Starting this Thanksgiving break, the Division of Student Affairs will implement the Source, an on-campus food resource that will provide students staying over breaks with access to food and non-perishable items in lieu of meal stipends. Over breaks during which Peirce is closed, it will be accessible by students who apply and demonstrate financial need, who will be able to access the Source via K-card. The Source will also be accessible to students fasting during the month of Ramadan.
In the past, Kenyon has provided qualifying students who stay on campus over breaks with a stipend to purchase food. Students in need were responsible for applying for this stipend themselves, which was originally $50 per week. Last year, the College raised the stipend to $75, with the intention of raising it to $100 this year. Instead of raising the stipend further, Kenyon will discontinue meal stipends in favor of the Source, which will be located on the third floor of Peirce Dining Hall in rooms 312 and 314.
The creation of the Source was spearheaded by Dean of Student Development Robin Hart Ruthenbeck after issues were raised within the division regarding the financial limitations of stipends, the inaccessibility of off-campus travel to purchase food and the growing cost of groceries at places like the Village Market. “There were increasing numbers of students that were requesting financial support over breaks when Peirce is closed. With increasing numbers of students requesting support, that also meant that we had to say ‘no’ to students who I know would have benefited, but we had limited resources,” she said.
During the month of Ramadan, it will also be accessible to fasting students who cannot eat at Peirce during AVI’s typical serving hours, as several students last year had difficulties accessing food after Peirce was closed. “Our challenge was ensuring that they have a secure place where the food that was set aside for them would still be accessible at the end of the day and not be taken,” Hart Ruthenbeck said.
The Source was ultimately created to serve a broader range of students by redirecting resources to a central location on campus. Along with fresh produce and perishable items, it will also include plant-based proteins and other food options to allow students with dietary needs or restrictions to use it.
The Source will collaborate with Center of Hope, a central Ohio foodbank that the Division of Student Affairs has previously worked with, to stock the location. “[Center of Hope] track[s] what things are most popular and what things are less popular with different demographics. We know what things are most in demand from people who utilized those resources over the summer,” Hart Ruthenbeck said.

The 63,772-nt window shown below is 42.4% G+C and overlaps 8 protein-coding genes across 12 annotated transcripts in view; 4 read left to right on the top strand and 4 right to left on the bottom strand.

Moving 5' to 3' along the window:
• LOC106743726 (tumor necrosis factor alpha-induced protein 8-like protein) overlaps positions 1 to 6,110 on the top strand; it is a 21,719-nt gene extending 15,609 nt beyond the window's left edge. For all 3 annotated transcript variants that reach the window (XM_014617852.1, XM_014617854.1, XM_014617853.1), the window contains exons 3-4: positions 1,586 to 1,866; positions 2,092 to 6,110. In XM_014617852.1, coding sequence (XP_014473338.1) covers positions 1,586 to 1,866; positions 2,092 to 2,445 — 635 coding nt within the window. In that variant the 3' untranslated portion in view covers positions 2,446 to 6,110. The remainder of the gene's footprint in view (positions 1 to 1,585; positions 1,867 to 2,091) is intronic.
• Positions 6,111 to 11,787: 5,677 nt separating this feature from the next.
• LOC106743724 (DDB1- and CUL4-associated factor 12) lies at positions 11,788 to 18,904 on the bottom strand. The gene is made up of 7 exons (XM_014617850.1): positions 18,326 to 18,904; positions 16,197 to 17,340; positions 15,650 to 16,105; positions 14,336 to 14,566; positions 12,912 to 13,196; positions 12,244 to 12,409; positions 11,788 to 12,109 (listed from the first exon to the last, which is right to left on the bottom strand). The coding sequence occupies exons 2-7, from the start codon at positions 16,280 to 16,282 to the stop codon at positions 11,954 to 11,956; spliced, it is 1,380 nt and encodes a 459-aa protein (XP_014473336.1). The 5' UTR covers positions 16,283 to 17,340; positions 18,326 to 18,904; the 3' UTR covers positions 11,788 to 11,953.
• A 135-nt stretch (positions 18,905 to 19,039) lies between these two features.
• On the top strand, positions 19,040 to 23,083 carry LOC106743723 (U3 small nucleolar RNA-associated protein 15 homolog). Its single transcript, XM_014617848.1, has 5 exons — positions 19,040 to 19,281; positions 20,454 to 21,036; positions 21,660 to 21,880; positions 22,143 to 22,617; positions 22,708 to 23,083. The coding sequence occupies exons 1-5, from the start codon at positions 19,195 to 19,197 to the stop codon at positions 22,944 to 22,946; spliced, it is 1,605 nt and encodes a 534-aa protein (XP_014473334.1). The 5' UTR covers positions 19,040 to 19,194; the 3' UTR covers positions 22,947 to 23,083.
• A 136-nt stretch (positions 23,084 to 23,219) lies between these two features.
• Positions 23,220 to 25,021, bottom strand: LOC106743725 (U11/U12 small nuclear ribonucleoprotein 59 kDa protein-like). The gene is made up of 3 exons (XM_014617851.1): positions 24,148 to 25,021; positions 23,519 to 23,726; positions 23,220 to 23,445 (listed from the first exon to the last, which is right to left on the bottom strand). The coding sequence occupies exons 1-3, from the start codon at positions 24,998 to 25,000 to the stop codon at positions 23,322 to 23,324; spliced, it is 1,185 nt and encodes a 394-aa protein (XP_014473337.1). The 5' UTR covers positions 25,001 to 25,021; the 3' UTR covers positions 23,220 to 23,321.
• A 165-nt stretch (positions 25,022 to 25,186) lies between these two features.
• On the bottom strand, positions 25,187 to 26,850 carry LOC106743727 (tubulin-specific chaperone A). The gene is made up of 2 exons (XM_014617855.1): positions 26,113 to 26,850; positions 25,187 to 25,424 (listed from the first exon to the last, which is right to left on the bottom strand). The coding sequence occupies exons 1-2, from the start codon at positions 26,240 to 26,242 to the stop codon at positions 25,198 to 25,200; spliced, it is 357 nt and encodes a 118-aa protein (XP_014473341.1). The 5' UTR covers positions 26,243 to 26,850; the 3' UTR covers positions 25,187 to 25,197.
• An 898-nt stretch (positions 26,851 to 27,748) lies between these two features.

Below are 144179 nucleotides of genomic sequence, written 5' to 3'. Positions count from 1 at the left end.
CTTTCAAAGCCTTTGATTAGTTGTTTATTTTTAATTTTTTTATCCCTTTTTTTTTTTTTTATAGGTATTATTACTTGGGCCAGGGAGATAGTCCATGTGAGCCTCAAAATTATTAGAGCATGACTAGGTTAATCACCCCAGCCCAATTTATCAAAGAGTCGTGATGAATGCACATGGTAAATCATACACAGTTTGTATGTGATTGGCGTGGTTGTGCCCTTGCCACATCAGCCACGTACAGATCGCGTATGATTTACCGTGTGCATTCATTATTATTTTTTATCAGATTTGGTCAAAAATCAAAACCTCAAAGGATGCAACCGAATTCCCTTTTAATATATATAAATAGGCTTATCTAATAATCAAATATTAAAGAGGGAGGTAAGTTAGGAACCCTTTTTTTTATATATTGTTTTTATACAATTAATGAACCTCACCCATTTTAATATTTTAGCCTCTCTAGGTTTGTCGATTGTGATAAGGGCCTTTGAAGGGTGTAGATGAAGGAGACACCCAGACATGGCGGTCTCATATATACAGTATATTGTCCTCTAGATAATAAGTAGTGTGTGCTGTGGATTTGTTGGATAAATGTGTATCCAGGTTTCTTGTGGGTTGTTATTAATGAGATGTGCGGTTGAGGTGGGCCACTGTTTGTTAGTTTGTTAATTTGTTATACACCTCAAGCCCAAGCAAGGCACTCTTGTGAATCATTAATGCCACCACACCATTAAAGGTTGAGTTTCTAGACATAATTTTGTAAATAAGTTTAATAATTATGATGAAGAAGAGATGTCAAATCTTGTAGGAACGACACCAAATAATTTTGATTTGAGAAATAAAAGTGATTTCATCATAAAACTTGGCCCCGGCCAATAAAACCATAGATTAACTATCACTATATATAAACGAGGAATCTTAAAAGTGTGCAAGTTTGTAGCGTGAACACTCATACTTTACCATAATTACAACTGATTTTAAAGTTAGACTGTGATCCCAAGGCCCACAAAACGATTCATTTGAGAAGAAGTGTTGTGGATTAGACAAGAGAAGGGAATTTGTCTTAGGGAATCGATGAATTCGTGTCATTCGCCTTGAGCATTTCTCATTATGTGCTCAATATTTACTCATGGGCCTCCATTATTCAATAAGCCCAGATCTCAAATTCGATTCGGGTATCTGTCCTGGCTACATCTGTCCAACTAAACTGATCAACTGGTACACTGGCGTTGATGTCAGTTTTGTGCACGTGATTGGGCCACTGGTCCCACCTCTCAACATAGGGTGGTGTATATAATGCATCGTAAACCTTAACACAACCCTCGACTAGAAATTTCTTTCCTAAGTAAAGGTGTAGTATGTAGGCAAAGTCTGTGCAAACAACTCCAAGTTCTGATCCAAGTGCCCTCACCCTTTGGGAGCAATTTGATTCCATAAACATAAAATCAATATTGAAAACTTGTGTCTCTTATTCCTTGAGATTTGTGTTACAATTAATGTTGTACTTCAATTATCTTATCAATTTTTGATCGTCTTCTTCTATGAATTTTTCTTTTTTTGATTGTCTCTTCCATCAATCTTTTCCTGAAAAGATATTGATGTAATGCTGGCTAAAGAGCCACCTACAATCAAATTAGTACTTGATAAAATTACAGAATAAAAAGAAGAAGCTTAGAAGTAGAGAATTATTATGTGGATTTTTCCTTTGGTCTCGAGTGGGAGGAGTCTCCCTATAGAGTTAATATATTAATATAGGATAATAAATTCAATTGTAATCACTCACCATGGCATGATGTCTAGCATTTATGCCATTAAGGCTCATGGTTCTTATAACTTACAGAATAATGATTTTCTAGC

The tentative plan is for the Source to operate on an honor system, where students will be able to access it and take whatever they need, though this is subject to change. Hart Ruthenbeck will be monitoring the Source over the upcoming Thanksgiving break to ensure that resources are not depleted as well as to prevent food waste. “Students will be given one of two days to come and shop, which will give us an opportunity to restock what might need to be stocked during those two days,” she said. “We don’t want to bring in an overage of anything that will then go to waste.”
The second component of the Source is a separate location that will hold non-food items, particularly winter outerwear, personal sanitary and hygiene products, laundry detergent, school supplies, dorm supplies and more. The Division of Student Affairs will work closely with the Office of Diversity, Equity and Inclusion (ODEI) along with the Center for Global Engagement (CGE) to gather resources.
“ODEI and the CGE have asked members of the community if they had gently-used coats, hats, scarves, whatever outerwear that they were willing to donate,” said Hart Ruthenbeck. “We know what the demand has been like over the last few years, but we also know that those supplies likely have been somewhat depleted.” The Division of Student Affairs will have a separate budget that will go towards buying new clothing items from local areas for students.
These clothing resources will be open year-round to students in need.
“It’s difficult to ask for help. We want people to be able to maintain dignity, to have the things they need and to have choices in their options. There’s room for choice, autonomy and dignity,” Hart Ruthenbeck said.
Furthermore, she stressed the importance of recognizing the different walks of life that Kenyon students come from and the varying levels of financial privilege on campus. “There’s a particular narrative about who Kenyon students are. Absolutely there are some that come from greater privilege than others, but we need to make sure that just because someone is wearing a sweatshirt that says Kenyon across it, we don’t make assumptions about what their story is,” said Hart Ruthenbeck.
With 65% of Kenyon students receiving some form of financial aid and 43% of students receiving need-based financial aid as of 2021, many students over upcoming breaks will hopefully benefit from the implementation of the Source. Hart Ruthenbeck hopes that the Source will reduce some of the past issues with meal stipends over breaks and will provide students in need with a centralized location for resources.
“That is the goal of the Source,” Hart Ruthenbeck said. “Funding that would have ordinarily gone to providing a check will instead go to providing the actual food products to a wider number of people, in ways that help them better meet their needs.” Students staying on campus during the upcoming Thanksgiving break who are in financial need will have the opportunity to use the Source in action for the first time.